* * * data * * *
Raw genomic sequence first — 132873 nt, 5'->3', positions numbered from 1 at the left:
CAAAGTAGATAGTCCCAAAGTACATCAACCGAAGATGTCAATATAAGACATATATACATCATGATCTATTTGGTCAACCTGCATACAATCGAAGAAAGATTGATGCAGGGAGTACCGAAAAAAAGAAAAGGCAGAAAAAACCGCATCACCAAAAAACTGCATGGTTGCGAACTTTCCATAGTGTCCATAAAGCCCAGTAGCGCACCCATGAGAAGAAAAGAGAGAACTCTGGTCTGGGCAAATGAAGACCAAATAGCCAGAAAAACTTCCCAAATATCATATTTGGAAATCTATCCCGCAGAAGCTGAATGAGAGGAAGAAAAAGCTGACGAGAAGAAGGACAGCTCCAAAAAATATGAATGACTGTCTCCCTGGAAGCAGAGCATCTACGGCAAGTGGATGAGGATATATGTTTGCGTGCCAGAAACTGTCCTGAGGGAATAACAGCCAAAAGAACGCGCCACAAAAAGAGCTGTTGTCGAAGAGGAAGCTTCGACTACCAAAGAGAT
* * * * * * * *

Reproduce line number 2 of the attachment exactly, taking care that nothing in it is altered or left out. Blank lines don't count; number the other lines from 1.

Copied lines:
CAAAGTAGATAGTCCCAAAGTACATCAACCGAAGATGTCAATATAAGACATATATACATCATGATCTATTTGGTCAACCTGCATACAATCGAAGAAAGATTGATGCAGGGAGTACCGAAAAAAAGAAAAGGCAGAAAAAACCGCATCACCAAAAAACTGCATGGTTGCGAACTTTCCATAGTGTCCATAAAGCCCAGTAGCGCACCCATGAGAAGAAAAGAGAGAACTCTGGTCTGGGCAAATGAAGACCAAATAGCCAGAAAAACTTCCCAAATATCATATTTGGAAATCTATCCCGCAGAAGCTGAATGAGAGGAAGAAAAAGCTGACGAGAAGAAGGACAGCTCCAAAAAATATGAATGACTGTCTCCCTGGAAGCAGAGCATCTACGGCAAGTGGATGAGGATATATGTTTGCGTGCCAGAAACTGTCCTGAGGGAATAACAGCCAAAAGAACGCGCCACAAAAAGAGCTGTTGTCGAAGAGGAAGCTTCGACTACCAAAGAGAT